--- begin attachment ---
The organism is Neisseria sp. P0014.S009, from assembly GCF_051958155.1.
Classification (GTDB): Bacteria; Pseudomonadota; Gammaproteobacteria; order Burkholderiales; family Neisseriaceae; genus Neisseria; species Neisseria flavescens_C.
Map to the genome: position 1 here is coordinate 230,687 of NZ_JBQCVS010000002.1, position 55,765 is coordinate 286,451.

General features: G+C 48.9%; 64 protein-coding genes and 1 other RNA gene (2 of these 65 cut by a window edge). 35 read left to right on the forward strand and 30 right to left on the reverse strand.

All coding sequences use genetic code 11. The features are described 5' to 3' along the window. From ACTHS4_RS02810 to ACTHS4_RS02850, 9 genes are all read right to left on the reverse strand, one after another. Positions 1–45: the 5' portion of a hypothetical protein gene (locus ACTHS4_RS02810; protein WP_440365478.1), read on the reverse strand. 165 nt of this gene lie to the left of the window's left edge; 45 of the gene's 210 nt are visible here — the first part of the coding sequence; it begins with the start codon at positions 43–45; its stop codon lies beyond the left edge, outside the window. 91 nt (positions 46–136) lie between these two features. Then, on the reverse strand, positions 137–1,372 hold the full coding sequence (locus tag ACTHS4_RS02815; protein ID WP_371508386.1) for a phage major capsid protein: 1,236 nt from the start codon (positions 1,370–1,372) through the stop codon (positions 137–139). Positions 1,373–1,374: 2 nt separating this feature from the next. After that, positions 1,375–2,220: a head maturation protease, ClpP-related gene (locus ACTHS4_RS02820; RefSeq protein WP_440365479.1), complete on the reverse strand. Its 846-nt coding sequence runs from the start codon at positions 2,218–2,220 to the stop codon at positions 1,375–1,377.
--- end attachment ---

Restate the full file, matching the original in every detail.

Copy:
The organism is Neisseria sp. P0014.S009, from assembly GCF_051958155.1.
Classification (GTDB): Bacteria; Pseudomonadota; Gammaproteobacteria; order Burkholderiales; family Neisseriaceae; genus Neisseria; species Neisseria flavescens_C.
Map to the genome: position 1 here is coordinate 230,687 of NZ_JBQCVS010000002.1, position 55,765 is coordinate 286,451.

General features: G+C 48.9%; 64 protein-coding genes and 1 other RNA gene (2 of these 65 cut by a window edge). 35 read left to right on the forward strand and 30 right to left on the reverse strand.

All coding sequences use genetic code 11. The features are described 5' to 3' along the window. From ACTHS4_RS02810 to ACTHS4_RS02850, 9 genes are all read right to left on the reverse strand, one after another. Positions 1–45: the 5' portion of a hypothetical protein gene (locus ACTHS4_RS02810; protein WP_440365478.1), read on the reverse strand. 165 nt of this gene lie to the left of the window's left edge; 45 of the gene's 210 nt are visible here — the first part of the coding sequence; it begins with the start codon at positions 43–45; its stop codon lies beyond the left edge, outside the window. 91 nt (positions 46–136) lie between these two features. Then, on the reverse strand, positions 137–1,372 hold the full coding sequence (locus tag ACTHS4_RS02815; protein ID WP_371508386.1) for a phage major capsid protein: 1,236 nt from the start codon (positions 1,370–1,372) through the stop codon (positions 137–139). Positions 1,373–1,374: 2 nt separating this feature from the next. After that, positions 1,375–2,220: a head maturation protease, ClpP-related gene (locus ACTHS4_RS02820; RefSeq protein WP_440365479.1), complete on the reverse strand. Its 846-nt coding sequence runs from the start codon at positions 2,218–2,220 to the stop codon at positions 1,375–1,377.